immediately to the Cumberland River to relieve

        the sick and wounded soldiers:  Rocket, Capt

        Wolf; Clara Poe, Capt Poe, Horizon, Capt

        Stockdale; Emma, Capt Maratta; Westmorland,

        Capt Evans; Sir William Wallace, Capt Hugh



                                        B. C. Sawyer, Jr., Mayor.



        My search for the original letter has failed to date.  To whom the letter was addressed is unknown.  What words were replaced?  The subject of the paragraph in the S&D Reflector was salaries of the captains of the steamers during the war.  Apparently, boats and crews who worked for no salary were not uncommon especially when pressed to service.


        The letter was also interesting from the steamer point of view.  Three boats were destroyed during the war.  In Jan 1865, the Emma collided with the Louisville ferry.  Both vessels were disabled and both floated helplessly over the falls.  A dramatic ending for the Emma.   The Clara Poe, bound for Nashville with supplies, was burned on 17 Apr 1865 by rebels along the Cumberland River .  That date was curious.  Hostilities in the west continued for about thirty days after Appomattox .  While running at night without lights, the Horizon collided with the Moderator near Vicksburg on 1 May 1863 resulting in the deaths of many soldiers.


        All six boats were built and manned from the Pittsburgh region.  The Clara Poe and the Horizon were owned and operated by my guys from Georgetown , PA. 


        Another description of the impact of the Civil War on river commerce is found in a brief editorial - The Golden Age of Steamboating.  If the hyperlink fails, the web page is:




        Research on RR capabilities during the Civil War continues. 

        Fran Nash





        ----- Original Message -----
        From: fwnash@...
        To: civilwarwest@yahoogroups.com
        Sent: Sunday, October 4, 2009 12:21:32 PM GMT -05:00 US/Canada Eastern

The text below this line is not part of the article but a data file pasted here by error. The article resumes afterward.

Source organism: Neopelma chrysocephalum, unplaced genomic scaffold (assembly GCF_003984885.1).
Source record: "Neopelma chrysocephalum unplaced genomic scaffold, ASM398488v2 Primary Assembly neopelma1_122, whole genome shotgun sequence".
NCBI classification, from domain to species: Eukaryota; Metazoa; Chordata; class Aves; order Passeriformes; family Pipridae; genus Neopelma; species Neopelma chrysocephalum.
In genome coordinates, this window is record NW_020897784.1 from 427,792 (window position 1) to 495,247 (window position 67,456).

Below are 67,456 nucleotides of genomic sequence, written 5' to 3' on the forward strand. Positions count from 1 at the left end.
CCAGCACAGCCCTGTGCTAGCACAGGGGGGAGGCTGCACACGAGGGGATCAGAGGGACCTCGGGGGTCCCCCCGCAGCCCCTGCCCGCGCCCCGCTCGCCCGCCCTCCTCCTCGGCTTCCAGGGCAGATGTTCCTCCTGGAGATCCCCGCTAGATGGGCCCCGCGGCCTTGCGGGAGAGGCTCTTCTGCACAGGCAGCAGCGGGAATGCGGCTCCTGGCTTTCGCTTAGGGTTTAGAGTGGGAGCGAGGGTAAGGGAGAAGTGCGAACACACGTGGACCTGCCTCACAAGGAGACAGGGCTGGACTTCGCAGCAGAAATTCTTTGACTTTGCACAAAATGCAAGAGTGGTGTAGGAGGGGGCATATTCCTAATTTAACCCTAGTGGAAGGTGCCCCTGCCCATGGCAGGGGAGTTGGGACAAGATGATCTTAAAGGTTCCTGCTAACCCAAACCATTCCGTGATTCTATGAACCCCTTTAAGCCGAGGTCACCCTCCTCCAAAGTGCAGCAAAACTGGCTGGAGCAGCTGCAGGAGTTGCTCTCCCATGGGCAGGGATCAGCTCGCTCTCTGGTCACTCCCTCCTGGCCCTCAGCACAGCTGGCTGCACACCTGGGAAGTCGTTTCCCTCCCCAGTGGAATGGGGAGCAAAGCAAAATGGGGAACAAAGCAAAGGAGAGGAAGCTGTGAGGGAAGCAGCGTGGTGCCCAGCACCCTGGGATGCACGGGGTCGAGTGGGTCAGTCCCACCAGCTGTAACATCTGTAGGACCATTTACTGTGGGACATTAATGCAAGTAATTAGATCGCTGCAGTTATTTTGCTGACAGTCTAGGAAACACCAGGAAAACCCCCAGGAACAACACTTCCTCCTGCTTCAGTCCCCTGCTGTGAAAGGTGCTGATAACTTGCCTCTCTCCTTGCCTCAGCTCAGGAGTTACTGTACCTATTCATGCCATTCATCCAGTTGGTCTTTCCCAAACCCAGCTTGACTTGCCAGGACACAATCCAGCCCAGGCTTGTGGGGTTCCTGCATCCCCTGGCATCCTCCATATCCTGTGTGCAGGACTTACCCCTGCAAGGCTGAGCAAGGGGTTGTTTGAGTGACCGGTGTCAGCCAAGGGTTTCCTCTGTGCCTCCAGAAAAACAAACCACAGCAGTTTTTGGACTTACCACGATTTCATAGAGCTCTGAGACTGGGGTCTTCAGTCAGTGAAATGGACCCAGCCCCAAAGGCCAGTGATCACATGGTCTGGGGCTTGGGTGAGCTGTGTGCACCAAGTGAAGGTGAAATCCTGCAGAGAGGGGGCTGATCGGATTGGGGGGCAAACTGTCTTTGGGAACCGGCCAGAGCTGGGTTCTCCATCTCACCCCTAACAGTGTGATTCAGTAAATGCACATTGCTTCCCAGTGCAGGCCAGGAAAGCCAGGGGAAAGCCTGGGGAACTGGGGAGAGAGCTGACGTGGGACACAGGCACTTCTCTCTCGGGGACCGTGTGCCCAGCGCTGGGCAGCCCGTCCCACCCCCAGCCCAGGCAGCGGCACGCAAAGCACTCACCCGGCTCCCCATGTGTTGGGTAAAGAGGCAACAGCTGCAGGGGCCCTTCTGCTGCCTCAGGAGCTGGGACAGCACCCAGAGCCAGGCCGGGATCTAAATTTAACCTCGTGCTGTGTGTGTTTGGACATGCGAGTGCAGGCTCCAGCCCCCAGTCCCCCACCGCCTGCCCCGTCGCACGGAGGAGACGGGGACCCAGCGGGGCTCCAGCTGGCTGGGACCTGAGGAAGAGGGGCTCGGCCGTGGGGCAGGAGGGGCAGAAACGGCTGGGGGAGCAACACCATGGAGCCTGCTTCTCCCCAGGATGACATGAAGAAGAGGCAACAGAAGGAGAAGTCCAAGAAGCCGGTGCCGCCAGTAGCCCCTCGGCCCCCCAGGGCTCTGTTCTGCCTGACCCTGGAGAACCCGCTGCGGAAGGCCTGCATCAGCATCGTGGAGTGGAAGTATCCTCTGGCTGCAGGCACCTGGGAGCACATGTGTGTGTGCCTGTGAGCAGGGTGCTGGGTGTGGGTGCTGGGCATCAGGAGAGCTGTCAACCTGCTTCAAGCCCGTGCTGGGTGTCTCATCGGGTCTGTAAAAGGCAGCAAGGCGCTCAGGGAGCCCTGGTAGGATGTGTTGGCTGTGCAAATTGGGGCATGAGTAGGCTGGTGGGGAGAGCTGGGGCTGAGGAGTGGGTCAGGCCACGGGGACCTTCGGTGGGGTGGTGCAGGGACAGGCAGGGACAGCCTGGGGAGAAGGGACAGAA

Subject: Re: [civilwarwest] Re: Where the War REALLY was Won (and who won it)

        Mr K

        Wonderful story.   Thanks for sharing.   I often wonder what our great great grandchildren will think of our lives and artifacts.  


        Your phrase “marched along the RR towards Vicksburg ” peaked my interest.   As you are probably aware, my  interest involves inland river steamboats from 1850-1870.   I am also interested in Civil War railroads in Pittsburgh .   There is a CWWT topic “Railroads” dated 20 Oct 2002.   After I read the entries, I may throw out another possibly nutty idea .  


        Speaking of crazy, did we reach any conclusion on where the war was won, and who won it?   Vicksburg and the Pook Turtles or Pittsburgh and the rivermen or?!?  Currently, t he topic has more than sixty entries and, in my opinion, the discussion h as been  quite interesting and entertaining .  

        Fran Nash

        ----- Original Message -----
        From: "edkiniry" <wah_mei_1388@...>
        To: civilwarwest@yahoogroups.com
        Sent: Saturday, October 3, 2009 12:35:53 PM GMT -05:00 US/Canada Eastern
        Subject: [civilwarwest] Re: Where the War REALLY was Won (and who won it)

        Thank you for asking. The story is in a small notebook that my mother used as a diary and a record of her collage days, about 1918. I found this story under a heading "Stories my father told me about the Civil War."I will parapharase.

        I took sick after Shiloh and was sent to a hospital in Mound City. after a few weeks I wanted to return to my unit but the doctors thought I should still nurse. I found two soldiers who wanted to stay and nurse but were to be released and did not want to go. Me and my partner changed names with them and we left. We were traveling to the unit, in Tennessee, when we were caught by the sentries. we were taken before General Grant for a disposition. He said to the sentries "These boys are all right, let them return to their unit, but you shall make sure they get there." They joined the battery in time for Grant's march along the RR toward Vicksburg, and fell back when Van Dorn raided their supply depot at Holly Springs.

        I couldn't believe what I was reading, swapped identities, a meeting of two privates under guard, with General Grant and it turned out O. K. and it was MY grandfather.
        I am extremely glad that "mom" quieried her father about his experiences and recorded them.

        An interesting side note: The Federals could not communicate with Sherman, that they would not make their part of the attack, but the rebels notified Pemberton of what had happened. It was approximately the same distance, but Forrest had made havoc with the Federal communications in Tennessee, and Grant could not tell Sherman that it was "all off."


        --- In civilwarwest@yahoogroups.com, "carlw4514" <carlw4514@...> wrote:
        > David, we would love to hear that story... and I too scold keeno2 [will?] for being dense and saying none were built in ILL.